After 18 hours of travel, we got to the appartement. The greeter was great—a fellow musician—and we were settled in short order. We quickly freshened up and struck out.
First on the list was the closest Monoprix. Scoff if you must, but I maintain that it’s a great store for the staples. Beurre, confiture, lait, café, jambon, fromage, une baguette, des pêches, vin blanc, et Badoit got us started for the next day’s breakfasting and drinking.
With the apartment stocked, we wanted to get the lay of the land and pick out a boulangerie for the next morning, so we wound evocatively through the streets until we grew hungry. The first café we happened upon after the onset of hunger was Bar de la Croix Rouge. I suppose I could say it’s a typical French café, with the cute tables and the relaxed service, but I think that would sell short the whole experience of this café, and Parisian eating overall. I feel better saying something like: The French really have the whole eating-out-as-part-of-a-day’s-activities down. In the States, even if a stop for a bite takes a shorter time empirically, it always feels like such an undertaking. That might just be me, though. Anyways, I had the Assiette Paysanne, and my Aunt had the Assiette Provençal. I have absolutely no problem admitting that we were much too hungry and bleary for me to stop and take a photo of my Aunt’s plate.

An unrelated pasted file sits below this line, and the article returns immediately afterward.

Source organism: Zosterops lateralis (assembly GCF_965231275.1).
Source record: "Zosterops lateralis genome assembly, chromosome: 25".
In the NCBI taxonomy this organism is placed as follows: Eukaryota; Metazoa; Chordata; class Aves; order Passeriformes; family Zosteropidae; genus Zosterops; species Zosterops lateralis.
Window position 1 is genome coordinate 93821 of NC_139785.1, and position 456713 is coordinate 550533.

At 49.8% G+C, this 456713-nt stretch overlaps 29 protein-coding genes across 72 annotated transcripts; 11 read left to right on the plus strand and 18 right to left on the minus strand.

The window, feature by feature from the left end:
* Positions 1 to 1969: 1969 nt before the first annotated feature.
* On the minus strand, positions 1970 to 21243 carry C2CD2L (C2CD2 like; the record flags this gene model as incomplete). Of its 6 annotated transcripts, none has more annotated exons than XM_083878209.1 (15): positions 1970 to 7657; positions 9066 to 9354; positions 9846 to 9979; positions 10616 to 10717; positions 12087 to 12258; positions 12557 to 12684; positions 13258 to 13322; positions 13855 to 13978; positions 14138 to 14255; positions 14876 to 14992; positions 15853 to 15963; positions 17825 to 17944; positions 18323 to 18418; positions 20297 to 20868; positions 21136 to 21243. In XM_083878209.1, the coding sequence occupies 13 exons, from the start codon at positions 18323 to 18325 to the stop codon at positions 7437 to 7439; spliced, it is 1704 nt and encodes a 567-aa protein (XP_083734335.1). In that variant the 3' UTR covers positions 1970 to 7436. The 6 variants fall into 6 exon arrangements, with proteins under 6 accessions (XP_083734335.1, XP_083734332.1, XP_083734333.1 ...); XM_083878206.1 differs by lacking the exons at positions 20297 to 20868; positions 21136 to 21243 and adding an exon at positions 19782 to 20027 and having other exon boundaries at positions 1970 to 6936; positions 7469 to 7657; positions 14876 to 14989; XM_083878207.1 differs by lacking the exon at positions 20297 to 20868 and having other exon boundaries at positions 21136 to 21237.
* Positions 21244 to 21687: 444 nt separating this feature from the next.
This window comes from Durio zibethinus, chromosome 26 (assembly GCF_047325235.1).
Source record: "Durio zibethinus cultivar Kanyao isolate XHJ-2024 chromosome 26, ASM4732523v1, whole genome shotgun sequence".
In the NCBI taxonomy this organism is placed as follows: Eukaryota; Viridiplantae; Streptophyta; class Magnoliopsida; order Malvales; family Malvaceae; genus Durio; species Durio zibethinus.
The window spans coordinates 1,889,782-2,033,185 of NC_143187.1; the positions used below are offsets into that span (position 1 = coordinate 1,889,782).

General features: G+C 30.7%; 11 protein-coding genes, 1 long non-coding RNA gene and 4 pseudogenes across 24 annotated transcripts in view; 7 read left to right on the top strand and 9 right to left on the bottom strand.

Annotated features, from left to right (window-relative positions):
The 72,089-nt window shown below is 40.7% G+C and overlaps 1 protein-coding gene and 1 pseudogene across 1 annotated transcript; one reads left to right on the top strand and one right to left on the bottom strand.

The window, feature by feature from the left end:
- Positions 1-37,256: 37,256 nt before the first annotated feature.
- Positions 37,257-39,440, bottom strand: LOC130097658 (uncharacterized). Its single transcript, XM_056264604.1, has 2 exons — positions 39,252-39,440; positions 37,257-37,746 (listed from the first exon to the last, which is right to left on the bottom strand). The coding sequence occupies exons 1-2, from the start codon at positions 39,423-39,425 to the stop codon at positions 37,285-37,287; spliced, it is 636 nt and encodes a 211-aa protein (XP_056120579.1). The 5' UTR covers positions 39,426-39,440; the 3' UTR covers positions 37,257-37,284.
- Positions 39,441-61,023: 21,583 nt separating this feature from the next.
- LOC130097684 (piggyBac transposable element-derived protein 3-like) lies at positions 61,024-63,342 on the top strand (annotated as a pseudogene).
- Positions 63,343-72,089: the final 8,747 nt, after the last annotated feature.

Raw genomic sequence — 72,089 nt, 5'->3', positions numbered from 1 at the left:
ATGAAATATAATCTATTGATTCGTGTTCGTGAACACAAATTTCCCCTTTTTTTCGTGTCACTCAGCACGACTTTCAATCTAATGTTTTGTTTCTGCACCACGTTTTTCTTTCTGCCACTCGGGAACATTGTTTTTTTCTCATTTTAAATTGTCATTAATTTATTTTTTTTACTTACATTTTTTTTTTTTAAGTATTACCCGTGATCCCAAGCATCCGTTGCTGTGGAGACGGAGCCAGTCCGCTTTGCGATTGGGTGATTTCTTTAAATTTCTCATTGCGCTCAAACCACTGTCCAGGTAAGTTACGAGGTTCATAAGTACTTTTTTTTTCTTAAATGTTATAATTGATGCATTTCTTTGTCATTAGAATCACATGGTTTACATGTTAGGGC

Regrettably I also forgot to make note of our wines, a dry, just-sweet-enough rosé and a white that my Aunt very much enjoyed.
Rejuvenated, we made a straight shot to the Seine and turned East for Île de la Cité.
I could wax enough to make a whole separate post about my feelings when I first saw Notre Dame. Shivers through my spine like I’ve never felt before. No picture nor description I’ve seen or read properly conveys the majesty of it. In fact, that goes for much of the famous landmarks here. Modern skyscrapers, though many times bigger in every dimension, just do not have the same emotional impact. Of course, the general hype surrounding all these places is affecting my perception, but so far I find that that hype doesn’t live up to Paris.
I did my due diligence and checked around the back of Notre Dame for the fabled mulch pile and cat gathering area. The park remains, but there was no mulch pile to be found.
The pedestrian-only Pont Saint-Louis carried us over to Île Saint-Louis, land of Berthillon. Bear right onto Rue Saint Louis en Île and look for the fifth storefront on the left. A dark red awning bearing “Esterina” hangs over a red door where one finds Berthillon at a better price than other locations (€2.50 for une boule dans un cornet simple), with less of a fuss than the main Berthillon storefront. They don’t quite have the full lineup, but 20 choices is more than I could ever need, especially if I stick to my usual chocolate and vanilla.
We took a pleasantly circuitous route back home (I had already started referring to the apartment as “home” by that time) to see another stretch of vendors and such long the Seine. More Paris, more beauty, etc.
I ended up crashing hard around 20:00 local time, bringing me to about 26 hours of actual time since I woke up back home.